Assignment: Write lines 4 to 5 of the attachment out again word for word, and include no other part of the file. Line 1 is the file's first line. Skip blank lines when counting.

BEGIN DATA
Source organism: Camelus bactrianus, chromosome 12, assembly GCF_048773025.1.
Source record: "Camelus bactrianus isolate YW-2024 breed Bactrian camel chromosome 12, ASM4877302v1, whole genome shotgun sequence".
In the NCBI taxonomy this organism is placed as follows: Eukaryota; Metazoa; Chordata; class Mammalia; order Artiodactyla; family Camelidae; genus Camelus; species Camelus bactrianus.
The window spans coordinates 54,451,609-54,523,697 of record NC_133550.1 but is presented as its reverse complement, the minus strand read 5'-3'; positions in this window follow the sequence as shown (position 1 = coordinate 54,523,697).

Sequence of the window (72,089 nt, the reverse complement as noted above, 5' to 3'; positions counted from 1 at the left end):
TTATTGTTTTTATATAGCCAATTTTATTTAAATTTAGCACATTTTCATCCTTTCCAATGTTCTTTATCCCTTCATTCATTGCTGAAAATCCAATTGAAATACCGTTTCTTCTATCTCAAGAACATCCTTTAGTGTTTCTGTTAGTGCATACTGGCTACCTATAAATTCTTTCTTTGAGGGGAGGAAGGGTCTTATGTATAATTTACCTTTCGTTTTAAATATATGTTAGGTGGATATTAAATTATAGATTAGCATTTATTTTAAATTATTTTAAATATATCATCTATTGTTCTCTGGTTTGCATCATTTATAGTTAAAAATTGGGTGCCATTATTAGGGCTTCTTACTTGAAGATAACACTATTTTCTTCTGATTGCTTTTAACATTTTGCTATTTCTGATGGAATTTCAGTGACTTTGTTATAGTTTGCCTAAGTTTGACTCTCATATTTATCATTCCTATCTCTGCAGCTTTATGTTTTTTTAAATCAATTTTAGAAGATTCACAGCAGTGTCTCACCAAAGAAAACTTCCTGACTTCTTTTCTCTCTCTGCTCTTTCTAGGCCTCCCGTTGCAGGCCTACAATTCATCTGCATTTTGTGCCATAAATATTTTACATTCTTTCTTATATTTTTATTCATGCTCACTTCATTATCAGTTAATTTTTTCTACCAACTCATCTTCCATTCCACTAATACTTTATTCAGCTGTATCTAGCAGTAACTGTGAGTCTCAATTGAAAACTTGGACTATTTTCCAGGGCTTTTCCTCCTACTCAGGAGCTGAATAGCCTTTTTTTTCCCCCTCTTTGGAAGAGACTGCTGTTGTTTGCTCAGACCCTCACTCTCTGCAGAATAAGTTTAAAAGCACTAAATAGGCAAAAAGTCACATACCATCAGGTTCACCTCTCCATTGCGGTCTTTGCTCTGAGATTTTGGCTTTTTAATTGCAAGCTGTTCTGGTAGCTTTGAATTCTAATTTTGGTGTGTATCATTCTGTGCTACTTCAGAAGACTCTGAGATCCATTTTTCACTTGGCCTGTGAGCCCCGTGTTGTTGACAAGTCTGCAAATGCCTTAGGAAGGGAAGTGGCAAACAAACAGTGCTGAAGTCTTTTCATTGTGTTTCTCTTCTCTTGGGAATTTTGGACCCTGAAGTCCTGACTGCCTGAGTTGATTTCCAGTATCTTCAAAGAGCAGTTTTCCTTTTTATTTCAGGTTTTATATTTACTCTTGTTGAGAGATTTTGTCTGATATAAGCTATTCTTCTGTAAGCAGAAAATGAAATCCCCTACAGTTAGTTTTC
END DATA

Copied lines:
The window spans coordinates 54,451,609-54,523,697 of record NC_133550.1 but is presented as its reverse complement, the minus strand read 5'-3'; positions in this window follow the sequence as shown (position 1 = coordinate 54,523,697).

Sequence of the window (72,089 nt, the reverse complement as noted above, 5' to 3'; positions counted from 1 at the left end):